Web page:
2.13 Publicity in Library Facilities
Non-profit organizations or their representatives may supply free flyers or literature on topics of educational, cultural, civic, social and recreational interest for display and distribution in areas of the Library reserved for this purpose. Due to space, safety and security considerations the library can only accept printed materials for display. Organizations may not set up their own table or actively disseminate information. Exceptions can be made by applying to the Board of Library Trustees at one of their monthly meetings. The Library’s Electronic Signage Display is for Library-related information only.
Solicitation for political signatures follows state guidelines (see copy of state guidelines at the bottom of the page).
Staff members in various areas are designated in charge of publicity and will regulate items for posting or distribution. The staff members will act as a clearinghouse for materials that are brought to the Library to be made available. Flyers approved to be hung on bulletin boards will be marked on the front with the posting date. Staff will remove any outdated flyers or literature no longer relevant to the community. Flyers for recurring events will be reviewed every six months to determine if they need to be replaced. Any questionable materials should be brought to the attention of the Director and may be reviewed by the Board of Trustees.
- Commercial or political advertising is not accepted.
- Because of limited space, the Library reserves the right to limit the size and arrangement of notices and other publications, as well as the time allowed for display and the number of publications supplied by any one person or group.
- The Library also reserves the right to remove materials judged to be unsuitable.
- The Library does not endorse and is in no way responsible for the views expressed in these notices and publications, nor is the Library responsible for the loss of or damage to any items on display.
Approved by the Library Board of Trustees, February 2019
Solicitation Of Signatures In Public Places
The document below was provided to the library by the Massachusetts Elections Division concerning the solicitation of signatures at locations that includes public libraries. Ballot-access and nomination paper signature solicitation are permitted provided there is no interference with patrons, staff, or normal library operations.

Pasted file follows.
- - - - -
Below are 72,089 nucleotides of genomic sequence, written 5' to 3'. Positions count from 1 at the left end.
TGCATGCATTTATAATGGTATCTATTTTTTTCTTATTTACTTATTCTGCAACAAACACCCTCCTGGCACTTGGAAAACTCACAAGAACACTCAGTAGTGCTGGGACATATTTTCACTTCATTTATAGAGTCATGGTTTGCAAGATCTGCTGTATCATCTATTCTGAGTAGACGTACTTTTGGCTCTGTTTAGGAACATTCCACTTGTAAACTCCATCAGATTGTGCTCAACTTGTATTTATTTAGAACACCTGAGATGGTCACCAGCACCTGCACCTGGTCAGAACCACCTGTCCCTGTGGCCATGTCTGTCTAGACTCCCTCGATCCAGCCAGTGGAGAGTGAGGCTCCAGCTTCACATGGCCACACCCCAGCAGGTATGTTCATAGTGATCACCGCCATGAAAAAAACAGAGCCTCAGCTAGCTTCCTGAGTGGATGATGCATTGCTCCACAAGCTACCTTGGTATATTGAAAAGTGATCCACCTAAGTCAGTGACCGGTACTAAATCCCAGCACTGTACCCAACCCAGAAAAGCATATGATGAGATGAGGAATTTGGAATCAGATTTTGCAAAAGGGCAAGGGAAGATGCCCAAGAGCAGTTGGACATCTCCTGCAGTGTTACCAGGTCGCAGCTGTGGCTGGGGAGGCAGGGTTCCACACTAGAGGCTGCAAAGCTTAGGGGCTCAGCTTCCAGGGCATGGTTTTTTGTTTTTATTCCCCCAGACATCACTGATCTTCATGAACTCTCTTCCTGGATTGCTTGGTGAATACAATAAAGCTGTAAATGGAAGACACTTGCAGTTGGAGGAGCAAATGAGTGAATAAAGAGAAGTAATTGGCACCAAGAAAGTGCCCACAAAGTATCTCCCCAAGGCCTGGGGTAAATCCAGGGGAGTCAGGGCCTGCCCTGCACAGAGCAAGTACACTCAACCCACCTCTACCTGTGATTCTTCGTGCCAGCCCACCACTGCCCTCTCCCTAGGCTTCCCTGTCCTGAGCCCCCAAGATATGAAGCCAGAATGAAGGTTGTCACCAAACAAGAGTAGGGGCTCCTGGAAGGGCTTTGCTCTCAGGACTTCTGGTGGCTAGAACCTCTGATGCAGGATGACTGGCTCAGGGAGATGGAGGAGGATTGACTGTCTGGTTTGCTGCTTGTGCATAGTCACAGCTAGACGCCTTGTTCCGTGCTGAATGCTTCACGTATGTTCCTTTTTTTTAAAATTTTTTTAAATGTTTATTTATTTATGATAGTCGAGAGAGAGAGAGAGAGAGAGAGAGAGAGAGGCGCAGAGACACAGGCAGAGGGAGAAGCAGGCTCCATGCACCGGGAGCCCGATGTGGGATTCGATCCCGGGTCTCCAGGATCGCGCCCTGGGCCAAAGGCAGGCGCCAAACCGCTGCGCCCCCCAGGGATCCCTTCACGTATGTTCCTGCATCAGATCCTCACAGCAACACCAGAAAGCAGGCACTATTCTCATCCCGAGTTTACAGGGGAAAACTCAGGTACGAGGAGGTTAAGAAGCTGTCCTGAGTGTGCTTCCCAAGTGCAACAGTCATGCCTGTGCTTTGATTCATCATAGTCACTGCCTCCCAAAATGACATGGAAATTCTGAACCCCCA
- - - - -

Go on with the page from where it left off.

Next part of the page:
The Commonwealth of Massachusetts
William Francis Galvin, Secretary of the Commonwealth
Both the United States and Massachusetts Constitutions protect the right to solicit signatures on nomination papers and ballot question petitions in a reasonable and unobtrusive manner in open public areas. This includes the public areas of municipal property as well as the common areas of privately owned shopping centers. Distribution of printed material in connection with signature solicitation is also protected. The right of signature solicitation (along with other free-speech activities) on municipal sidewalks, in parks and in similar open public areas is clear. Hague v. CIO. 307 U.S. 496, 515-16 (1939).
Public Areas of Privately Owned Shopping Centers:
The state Supreme Judicial Court has provided guidance specifically to those persons gathering signatures in privately owned shopping centers. Batchelder v. Allied Stores International, Inc., 388 Mass. 83, 445 N.E.2d 590 (1983). Although the Batchelder Court ruling was limited to gathering signatures on candidates’ nomination papers, this standard also applies to gathering signatures on initiative and referendum petitions, under the Massachusetts Constitution. Mass. Const, amend art. 48. Shopping centers may adopt reasonable regulations that require signature gatherers to identify themselves, prevent them from harassing customers and obstructing pedestrian traffic, and allocate space and times among different groups of petitioners. It is therefore suggested that solicitors contact the management company of a privately owned shopping center to arrange for a mutually convenient time for such activity.
In Batchelder the Supreme Judicial Court held that Article 9 of the Massachusetts Constitution protects the right to solicit signatures, and to distribute related printed material, in the common areas of privately owned shopping centers, subject to reasonable regulations. At least the same amount of protection must apply on municipal property that is regularly open to the general public for municipal business. Therefore, ballot-access and nomination paper signature solicitation must be allowed on municipal property that is regularly open to the general public for municipal business, subject only to reasonable time, place and manner regulations.
Please do not hesitate to contact Michelle K. Tassinari, Legal Counsel, at 617.727.2828 or 1.800.462.VOTE for more information on the right of individuals to gather signatures in public places.
One Ashburton Place, 17th Floor, Boston, Massachusetts 02108
(617)727-2828 • 1-800-462-VOTE (8683)
website: www.state.ma.us/sec/ele • e-mail: firstname.lastname@example.org